2017-06 / Solar PV plant with storage in an insular grid


June 7th, 2017

 

Solar PV plant with storage in an insular grid

In the Martinique Island (French oversea territory in the Caribbean), the grid stability can be seriously affected by the variability of the solar PV production. The larger-scale integration of this energy, will go with the addition of storage capacities and an adapted management system which integrates forecasts of the solar production over several time scales.

For this 100 KWc PV plant, Steadysun has deployed a comprehensive solution based on weather models and satellite images.

On June 7th, 2017, the forecast provided the day before has under-estimated the production.
It is a day presenting a strong variability of production bound to numerous cloudy spells and a fast evolution of the cloud layer.

Figure 1: actual (in blue) vs SteadyMet forecasts of the day before

During the day, this forecast is updated every quarter thanks to satellite images allowing to refine the production profile for the next 30 minutes. The Figure 2 shows that this impoves strongly the accuracy of the forecasts.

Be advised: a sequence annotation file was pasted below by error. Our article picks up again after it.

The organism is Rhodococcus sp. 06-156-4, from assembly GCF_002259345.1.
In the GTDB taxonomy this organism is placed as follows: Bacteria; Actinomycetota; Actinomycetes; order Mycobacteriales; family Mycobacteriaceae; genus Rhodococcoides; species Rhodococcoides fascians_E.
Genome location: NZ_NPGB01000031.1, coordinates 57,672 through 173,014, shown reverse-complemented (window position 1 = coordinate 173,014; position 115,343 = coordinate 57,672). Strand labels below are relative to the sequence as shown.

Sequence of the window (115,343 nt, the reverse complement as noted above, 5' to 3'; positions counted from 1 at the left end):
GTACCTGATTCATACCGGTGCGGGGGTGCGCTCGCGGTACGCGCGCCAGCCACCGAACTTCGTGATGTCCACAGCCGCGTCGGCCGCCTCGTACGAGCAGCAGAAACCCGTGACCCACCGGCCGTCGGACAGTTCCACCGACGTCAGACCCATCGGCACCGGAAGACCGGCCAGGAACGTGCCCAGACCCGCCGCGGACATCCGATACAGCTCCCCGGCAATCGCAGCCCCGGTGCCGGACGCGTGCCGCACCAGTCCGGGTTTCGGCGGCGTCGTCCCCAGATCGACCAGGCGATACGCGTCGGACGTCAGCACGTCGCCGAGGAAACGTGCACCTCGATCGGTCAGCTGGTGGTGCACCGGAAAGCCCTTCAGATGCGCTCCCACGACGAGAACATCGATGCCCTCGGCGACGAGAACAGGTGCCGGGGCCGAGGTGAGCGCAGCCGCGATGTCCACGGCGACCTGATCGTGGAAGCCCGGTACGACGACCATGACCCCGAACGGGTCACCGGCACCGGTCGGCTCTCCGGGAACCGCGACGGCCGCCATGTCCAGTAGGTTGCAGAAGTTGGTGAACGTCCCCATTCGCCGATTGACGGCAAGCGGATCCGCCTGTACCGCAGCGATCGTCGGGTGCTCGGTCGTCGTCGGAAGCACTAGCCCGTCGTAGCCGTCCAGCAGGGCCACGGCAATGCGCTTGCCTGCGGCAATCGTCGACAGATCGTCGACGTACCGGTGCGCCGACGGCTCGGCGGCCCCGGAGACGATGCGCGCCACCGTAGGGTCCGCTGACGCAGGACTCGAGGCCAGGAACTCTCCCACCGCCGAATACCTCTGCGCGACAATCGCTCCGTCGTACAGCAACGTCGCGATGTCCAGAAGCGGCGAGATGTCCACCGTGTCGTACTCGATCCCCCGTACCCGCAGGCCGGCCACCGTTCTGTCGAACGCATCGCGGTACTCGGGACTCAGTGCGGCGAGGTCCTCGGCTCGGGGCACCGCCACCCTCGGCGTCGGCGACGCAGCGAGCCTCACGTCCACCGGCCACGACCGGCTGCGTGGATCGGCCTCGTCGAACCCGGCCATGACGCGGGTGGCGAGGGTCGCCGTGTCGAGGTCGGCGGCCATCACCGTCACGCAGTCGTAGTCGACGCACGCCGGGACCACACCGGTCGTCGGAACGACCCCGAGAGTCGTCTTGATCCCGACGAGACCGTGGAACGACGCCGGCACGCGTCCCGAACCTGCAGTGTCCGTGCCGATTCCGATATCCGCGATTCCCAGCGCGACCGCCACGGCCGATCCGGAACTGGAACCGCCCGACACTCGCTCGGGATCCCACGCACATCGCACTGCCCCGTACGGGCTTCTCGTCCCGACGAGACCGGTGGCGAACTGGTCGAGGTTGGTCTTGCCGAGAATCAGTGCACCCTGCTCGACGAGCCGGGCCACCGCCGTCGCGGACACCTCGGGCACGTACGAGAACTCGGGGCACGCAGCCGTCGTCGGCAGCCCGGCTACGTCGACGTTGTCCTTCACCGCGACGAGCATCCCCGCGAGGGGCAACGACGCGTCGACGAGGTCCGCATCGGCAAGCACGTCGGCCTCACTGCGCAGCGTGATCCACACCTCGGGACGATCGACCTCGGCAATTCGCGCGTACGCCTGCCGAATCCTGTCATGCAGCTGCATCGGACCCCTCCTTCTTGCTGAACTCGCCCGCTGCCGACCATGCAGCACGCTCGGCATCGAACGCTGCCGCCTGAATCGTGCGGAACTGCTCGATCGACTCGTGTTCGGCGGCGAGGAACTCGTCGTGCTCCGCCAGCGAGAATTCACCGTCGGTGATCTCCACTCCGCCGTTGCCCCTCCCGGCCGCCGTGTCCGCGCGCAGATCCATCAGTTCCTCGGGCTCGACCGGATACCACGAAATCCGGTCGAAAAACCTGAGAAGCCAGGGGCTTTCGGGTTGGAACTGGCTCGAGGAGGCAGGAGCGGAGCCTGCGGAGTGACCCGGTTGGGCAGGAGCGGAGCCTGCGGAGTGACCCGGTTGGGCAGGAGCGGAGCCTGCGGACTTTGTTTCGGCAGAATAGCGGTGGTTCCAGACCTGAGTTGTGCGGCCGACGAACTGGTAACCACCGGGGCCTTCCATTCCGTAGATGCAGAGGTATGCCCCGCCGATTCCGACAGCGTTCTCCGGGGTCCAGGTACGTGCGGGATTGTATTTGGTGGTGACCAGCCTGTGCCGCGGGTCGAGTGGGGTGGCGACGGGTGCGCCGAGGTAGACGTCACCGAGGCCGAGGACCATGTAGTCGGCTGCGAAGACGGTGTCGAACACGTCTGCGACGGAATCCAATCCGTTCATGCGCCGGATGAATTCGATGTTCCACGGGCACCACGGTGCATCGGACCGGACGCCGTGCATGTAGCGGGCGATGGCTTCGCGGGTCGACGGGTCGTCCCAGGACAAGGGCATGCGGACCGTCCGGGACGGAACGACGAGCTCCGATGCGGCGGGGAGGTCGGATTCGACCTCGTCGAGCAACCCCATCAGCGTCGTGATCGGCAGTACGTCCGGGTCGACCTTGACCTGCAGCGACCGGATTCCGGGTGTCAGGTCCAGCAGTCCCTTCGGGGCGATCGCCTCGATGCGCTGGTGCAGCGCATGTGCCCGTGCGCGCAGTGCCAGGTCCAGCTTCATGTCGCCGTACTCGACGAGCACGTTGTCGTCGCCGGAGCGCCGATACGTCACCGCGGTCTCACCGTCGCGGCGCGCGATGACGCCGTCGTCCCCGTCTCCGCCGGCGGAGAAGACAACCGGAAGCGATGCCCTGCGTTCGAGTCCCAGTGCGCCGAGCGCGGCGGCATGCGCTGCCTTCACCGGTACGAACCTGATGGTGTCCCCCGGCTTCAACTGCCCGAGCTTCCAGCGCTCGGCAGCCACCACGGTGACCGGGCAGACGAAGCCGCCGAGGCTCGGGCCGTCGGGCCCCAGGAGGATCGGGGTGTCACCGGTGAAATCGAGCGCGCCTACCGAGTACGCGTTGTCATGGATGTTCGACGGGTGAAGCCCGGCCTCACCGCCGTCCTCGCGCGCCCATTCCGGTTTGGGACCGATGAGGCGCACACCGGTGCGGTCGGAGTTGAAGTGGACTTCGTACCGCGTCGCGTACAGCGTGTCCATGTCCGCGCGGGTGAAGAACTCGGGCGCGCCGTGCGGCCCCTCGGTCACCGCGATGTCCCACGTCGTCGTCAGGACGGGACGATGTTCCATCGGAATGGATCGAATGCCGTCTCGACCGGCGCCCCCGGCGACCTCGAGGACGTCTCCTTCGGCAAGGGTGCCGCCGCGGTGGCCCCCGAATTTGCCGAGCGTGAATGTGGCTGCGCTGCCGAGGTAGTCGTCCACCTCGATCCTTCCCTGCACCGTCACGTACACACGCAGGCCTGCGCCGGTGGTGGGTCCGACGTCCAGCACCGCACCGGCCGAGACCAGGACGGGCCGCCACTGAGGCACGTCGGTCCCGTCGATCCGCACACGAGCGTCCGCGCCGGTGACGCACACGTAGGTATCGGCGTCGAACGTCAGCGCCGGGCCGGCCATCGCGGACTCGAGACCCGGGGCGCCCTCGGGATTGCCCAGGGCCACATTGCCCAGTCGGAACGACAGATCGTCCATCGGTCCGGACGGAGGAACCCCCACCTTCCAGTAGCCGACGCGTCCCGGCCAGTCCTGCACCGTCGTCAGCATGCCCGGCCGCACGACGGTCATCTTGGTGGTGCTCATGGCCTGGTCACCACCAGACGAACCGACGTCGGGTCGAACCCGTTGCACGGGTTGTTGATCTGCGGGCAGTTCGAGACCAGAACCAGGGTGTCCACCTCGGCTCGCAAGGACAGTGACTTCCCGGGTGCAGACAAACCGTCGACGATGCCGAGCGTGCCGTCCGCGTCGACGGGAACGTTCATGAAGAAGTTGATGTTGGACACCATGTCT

Figure 2: actual (in blue) vs intraday satellite based forecasts (in red) – 60 minutes ahead – minute time step

When averaging this profile at a 15 minutes time step (Figure 3), the accuracy performance appears more clearly as compared with Figure 2 which is at one minute time step.

Figure 3: actual (in blue) vs intraday satellite based forecasts (in red) – 60 minutes ahead, averaged on a 15 minutes time step

With such a display, available through Steadysun customer interface, the storage system can be managed with more efficiently, by defining the day before the optimized level of state of load to start the operation on the next day as well as the injection profile of the next day to be announced to the grid operator.
During the day, the asset manager may appeal the stored energy at best to maximize the income.